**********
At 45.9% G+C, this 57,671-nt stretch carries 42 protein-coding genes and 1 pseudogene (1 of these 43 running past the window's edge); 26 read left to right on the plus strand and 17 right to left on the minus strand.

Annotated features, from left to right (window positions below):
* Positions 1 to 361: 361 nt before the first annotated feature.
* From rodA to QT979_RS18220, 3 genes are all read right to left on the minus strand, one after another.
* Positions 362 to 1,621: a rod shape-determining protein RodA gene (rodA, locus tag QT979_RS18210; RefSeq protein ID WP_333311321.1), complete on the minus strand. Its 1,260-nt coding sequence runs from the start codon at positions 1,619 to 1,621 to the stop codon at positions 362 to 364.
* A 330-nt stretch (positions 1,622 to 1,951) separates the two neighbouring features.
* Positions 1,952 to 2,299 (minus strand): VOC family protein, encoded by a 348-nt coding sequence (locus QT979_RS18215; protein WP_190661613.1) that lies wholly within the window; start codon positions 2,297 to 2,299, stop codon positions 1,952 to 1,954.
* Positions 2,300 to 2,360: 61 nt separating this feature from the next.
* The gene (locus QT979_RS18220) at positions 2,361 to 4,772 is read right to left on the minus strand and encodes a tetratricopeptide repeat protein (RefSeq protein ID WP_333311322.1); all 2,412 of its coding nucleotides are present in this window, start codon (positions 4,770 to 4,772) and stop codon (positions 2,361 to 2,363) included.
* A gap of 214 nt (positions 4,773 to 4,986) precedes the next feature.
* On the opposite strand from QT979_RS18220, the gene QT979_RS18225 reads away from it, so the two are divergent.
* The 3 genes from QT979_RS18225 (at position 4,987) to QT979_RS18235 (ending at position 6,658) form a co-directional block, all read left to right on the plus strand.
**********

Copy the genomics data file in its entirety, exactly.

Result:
At 45.9% G+C, this 57,671-nt stretch carries 42 protein-coding genes and 1 pseudogene (1 of these 43 running past the window's edge); 26 read left to right on the plus strand and 17 right to left on the minus strand.

Annotated features, from left to right (window positions below):
* Positions 1 to 361: 361 nt before the first annotated feature.
* From rodA to QT979_RS18220, 3 genes are all read right to left on the minus strand, one after another.
* Positions 362 to 1,621: a rod shape-determining protein RodA gene (rodA, locus tag QT979_RS18210; RefSeq protein ID WP_333311321.1), complete on the minus strand. Its 1,260-nt coding sequence runs from the start codon at positions 1,619 to 1,621 to the stop codon at positions 362 to 364.
* A 330-nt stretch (positions 1,622 to 1,951) separates the two neighbouring features.
* Positions 1,952 to 2,299 (minus strand): VOC family protein, encoded by a 348-nt coding sequence (locus QT979_RS18215; protein WP_190661613.1) that lies wholly within the window; start codon positions 2,297 to 2,299, stop codon positions 1,952 to 1,954.
* Positions 2,300 to 2,360: 61 nt separating this feature from the next.
* The gene (locus QT979_RS18220) at positions 2,361 to 4,772 is read right to left on the minus strand and encodes a tetratricopeptide repeat protein (RefSeq protein ID WP_333311322.1); all 2,412 of its coding nucleotides are present in this window, start codon (positions 4,770 to 4,772) and stop codon (positions 2,361 to 2,363) included.
* A gap of 214 nt (positions 4,773 to 4,986) precedes the next feature.
* On the opposite strand from QT979_RS18220, the gene QT979_RS18225 reads away from it, so the two are divergent.
* The 3 genes from QT979_RS18225 (at position 4,987) to QT979_RS18235 (ending at position 6,658) form a co-directional block, all read left to right on the plus strand.